Four Seasons Rudolf Steiner Kindergarten - 31/07/2019

1 Evaluation of Four Seasons Rudolf Steiner Kindergarten

How well placed is Four Seasons Rudolf Steiner Kindergarten to promote positive learning outcomes for children?

Not well placed

Requires further development

Well placed

Very well placed

Four Seasons Rudolf Steiner Kindergarten is well placed to promote positive learning outcomes for children.

ERO's findings that support this overall judgement are summarised below.

Background

Four Seasons Rudolf Steiner Kindergarten is located in Taupo. It is licensed for 30 tamariki over the age of two years. The current roll of 39 children includes six who identify as Māori. The kindergarten is privately owned and is governed by a board of directors. One of the four directors is the lead kaiako, and one is the manager. The kindergarten employs four qualified kaiako, three are fully registered and one is provisional. The lead kaiako also holds a Diploma in Rudolf Steiner Early Childhood Education and another is nearing completion of this qualification.

The kindergarten's guiding vision is 'Ngā tamariki, ngā rangatira mō āpōpō - Our children are our leaders of tomorrow'. The centre philosophy aims to promote an unhurried approach, providing a safe and secure environment that is homely, nurturing and sustainable.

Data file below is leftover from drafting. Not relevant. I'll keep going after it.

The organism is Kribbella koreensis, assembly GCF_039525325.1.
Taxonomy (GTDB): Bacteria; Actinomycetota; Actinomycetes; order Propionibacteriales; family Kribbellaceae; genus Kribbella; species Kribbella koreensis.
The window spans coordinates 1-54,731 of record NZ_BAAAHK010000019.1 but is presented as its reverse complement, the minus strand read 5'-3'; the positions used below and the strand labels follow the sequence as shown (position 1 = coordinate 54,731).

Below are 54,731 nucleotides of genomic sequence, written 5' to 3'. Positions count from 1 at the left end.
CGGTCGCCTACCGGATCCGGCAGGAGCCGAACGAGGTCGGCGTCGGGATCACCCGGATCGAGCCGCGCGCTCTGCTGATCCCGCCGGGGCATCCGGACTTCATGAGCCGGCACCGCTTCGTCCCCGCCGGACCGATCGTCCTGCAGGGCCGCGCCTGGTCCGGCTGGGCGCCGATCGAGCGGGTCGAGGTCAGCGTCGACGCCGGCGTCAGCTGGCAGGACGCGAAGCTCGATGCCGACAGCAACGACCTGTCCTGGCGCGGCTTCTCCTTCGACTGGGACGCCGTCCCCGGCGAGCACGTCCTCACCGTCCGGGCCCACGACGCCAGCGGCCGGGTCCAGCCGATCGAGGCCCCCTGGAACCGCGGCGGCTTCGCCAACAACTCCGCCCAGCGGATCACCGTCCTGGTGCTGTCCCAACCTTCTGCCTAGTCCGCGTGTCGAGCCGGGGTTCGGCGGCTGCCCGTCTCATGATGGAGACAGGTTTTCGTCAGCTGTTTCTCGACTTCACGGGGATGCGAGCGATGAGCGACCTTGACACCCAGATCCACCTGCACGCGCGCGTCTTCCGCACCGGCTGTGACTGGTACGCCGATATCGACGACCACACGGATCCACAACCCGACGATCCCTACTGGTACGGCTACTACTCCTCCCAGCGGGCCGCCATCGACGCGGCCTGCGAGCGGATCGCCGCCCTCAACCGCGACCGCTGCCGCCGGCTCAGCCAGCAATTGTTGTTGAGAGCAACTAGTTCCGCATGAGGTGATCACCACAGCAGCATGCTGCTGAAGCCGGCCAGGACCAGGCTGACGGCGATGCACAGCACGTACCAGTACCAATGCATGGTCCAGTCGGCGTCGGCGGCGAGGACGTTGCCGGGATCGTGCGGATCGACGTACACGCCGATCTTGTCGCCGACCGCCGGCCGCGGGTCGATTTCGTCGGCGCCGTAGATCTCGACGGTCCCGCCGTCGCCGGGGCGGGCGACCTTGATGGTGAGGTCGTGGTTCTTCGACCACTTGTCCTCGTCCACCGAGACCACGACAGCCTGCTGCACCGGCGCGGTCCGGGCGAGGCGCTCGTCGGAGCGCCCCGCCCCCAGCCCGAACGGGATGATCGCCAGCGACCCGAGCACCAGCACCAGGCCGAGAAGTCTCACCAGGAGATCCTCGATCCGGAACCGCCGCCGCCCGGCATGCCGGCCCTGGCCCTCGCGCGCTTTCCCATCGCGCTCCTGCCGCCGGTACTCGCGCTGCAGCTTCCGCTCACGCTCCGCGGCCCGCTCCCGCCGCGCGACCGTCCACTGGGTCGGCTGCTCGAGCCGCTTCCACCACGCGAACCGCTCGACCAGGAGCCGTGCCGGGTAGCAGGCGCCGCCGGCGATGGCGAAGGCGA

Since the 2016 ERO review, the centre license has increased from 20 to 30 tamariki, and a fourth kaiako appointed. Upgrades to the centre facilities have been implemented, and there is an improved understanding and integration of te reo and tikanga Māori.

The Review Findings

Tamariki experience respectful and positive relationships that are highly affirming. Their interests are followed closely and children lead their own play and learning. Relationships between tamariki are supported by a strong tuākana teina approach developing a positive sense of self. Parents and whānau enjoy reciprocal relationships with the kindergarten that support their learning aspirations for their tamariki. Tamariki are encouraged to learn in a calm and nurturing environment that fosters their sense of curiosity, belonging and wellbeing. They are supported to become leaders and are seen as capable and self-managing learners.